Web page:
Quick quiz: Which seems to take longer?
A. Competing in a marathon.
B. Driving from Los Angeles to New York.
C. Boarding an airplane.
I think we all know the answer to this one is C.
Remember when getting on a plane was a breeze? It was a matter of A-List first (those regal first class passengers) followed by the B-List (the humble herd). Then families with "little ones" got in on the action (although the airlines tightened the rules a bit when they noticed more and more "little ones" were 6 feet tall and shaving). Then, as frequent flier programs gained in popularity, elite members started elbowing their way to the front of the line as well.
The latest innovation: paying for a better spot in the queue, which even the most egalitarian airlines are trying -- et tu, Southwest?
At the same, the twin evils of lost bags and fees for checking bags prompted more passengers to go the carry-on route, which only seemed to add to the length of the boarding process by creating bottlenecks in the aisles that resembled L.A. freeways at rush hour.
As a former administration official might have put it, "it's the bin space, stupid" -- and indeed it is. Too much time is taken trying to cram too many bags into too little space.
Is there a solution? Well, Virgin America is testing a new boarding process that some consider revolutionary -- one that old-school travelers are going to love, but the carry-on crowd may come to despise.
The airline wants to give us a better boarding process by letting passengers without carry-ons get on first.
Virgin America has always been something of an innovator. The two-year-old airline gave us mood lighting and food service on demand and has been named "Best Domestic Airline" by Travel + Leisure's readers for two years running.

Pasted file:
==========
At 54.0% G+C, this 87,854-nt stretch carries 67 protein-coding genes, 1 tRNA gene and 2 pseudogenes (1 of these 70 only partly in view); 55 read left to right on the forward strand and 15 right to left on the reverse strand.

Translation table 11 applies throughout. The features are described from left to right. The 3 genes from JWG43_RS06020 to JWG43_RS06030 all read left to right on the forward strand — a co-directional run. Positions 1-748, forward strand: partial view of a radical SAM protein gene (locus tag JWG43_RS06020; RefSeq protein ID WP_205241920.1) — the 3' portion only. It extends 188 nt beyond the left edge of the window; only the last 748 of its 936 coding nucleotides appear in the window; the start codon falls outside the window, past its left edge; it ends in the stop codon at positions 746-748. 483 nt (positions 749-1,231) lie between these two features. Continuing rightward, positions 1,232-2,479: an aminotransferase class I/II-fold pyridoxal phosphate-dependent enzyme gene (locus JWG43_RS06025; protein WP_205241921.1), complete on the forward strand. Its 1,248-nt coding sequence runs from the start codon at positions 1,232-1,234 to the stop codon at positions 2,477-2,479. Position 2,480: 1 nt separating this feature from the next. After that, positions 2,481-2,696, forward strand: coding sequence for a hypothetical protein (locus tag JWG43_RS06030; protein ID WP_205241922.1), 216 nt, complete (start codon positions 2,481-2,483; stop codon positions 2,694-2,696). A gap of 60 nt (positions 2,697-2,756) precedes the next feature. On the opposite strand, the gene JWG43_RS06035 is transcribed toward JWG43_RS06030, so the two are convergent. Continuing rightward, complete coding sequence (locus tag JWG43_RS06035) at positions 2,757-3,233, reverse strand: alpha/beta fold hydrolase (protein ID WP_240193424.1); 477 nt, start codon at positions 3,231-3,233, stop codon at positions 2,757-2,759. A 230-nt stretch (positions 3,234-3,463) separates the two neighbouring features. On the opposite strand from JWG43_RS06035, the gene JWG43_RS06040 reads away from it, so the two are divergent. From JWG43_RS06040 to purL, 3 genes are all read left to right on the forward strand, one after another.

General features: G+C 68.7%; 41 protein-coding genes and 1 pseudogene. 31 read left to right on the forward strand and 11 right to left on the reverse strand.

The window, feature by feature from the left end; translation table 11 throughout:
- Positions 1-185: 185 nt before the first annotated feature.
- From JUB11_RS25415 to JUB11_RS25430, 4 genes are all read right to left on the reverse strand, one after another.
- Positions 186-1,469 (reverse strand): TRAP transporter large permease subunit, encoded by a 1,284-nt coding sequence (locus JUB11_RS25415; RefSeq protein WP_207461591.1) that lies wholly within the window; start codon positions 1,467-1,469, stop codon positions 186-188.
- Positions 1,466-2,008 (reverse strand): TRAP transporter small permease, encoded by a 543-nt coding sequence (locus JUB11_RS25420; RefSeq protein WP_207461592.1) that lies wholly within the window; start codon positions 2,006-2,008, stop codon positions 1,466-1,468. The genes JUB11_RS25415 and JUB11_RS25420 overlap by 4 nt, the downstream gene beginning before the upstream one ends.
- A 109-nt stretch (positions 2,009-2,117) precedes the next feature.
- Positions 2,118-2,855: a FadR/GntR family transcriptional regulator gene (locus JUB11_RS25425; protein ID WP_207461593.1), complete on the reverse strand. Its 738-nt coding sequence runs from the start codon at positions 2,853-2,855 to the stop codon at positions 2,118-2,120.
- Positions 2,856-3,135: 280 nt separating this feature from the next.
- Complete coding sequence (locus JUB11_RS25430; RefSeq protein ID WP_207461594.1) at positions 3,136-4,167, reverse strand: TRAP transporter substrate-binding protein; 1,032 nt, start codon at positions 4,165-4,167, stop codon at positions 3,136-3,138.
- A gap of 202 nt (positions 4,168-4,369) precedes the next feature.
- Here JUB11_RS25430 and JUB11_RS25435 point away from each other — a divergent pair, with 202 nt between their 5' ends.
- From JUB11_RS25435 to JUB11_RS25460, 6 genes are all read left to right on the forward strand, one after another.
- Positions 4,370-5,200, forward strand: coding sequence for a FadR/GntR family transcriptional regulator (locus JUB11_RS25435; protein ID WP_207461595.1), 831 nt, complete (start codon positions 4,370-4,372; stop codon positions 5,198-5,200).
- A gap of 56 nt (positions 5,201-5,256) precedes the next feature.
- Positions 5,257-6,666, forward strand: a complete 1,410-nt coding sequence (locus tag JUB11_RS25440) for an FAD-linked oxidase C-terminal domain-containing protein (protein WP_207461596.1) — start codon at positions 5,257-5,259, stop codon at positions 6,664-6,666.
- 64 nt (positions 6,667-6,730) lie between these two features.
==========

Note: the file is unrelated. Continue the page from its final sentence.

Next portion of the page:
But oh, I can hear the sputtering now, but at the moment, this procedure is simply being tested at select airports. That hasn't stopped the critics, though, like Boston-based traveler Ben Haber who calls this a "sleazy move" by the airline. Haber, who typically boards with a carry-on, thinks Virgin America is clearly rewarding those who pay to check a bag, adding, "So now if I want to get on the plane first I have to pay an extra $15? That's crazy."
Au contraire, says Kevin Costa of San Diego, who usually checks his bags whether traveling for business or pleasure. Yes, he says, it is a reward for those who pay the bag fees, "as it should be."
Virgin America spokeswoman Abby Lunardini said "rewarding" people is not what this is all about. She said the testing is simply a matter of trying something new in an effort toward "making the boarding process speedier and easier for all involved."
There is a certain logic to it: those without carry-ons can get on and sit right down, allowing the bin users to then enter and duke it out over the shrinking overhead space. Face it, the bin brigade seems to take up most of the boarding time (and aisle space) as they get their luggage situated.
However, there is a potential flaw, or hole in this arrangement -- one big enough to taxi an Airbus 380 through: This new boarding arrangement doesn't count personal items as "carry-ons."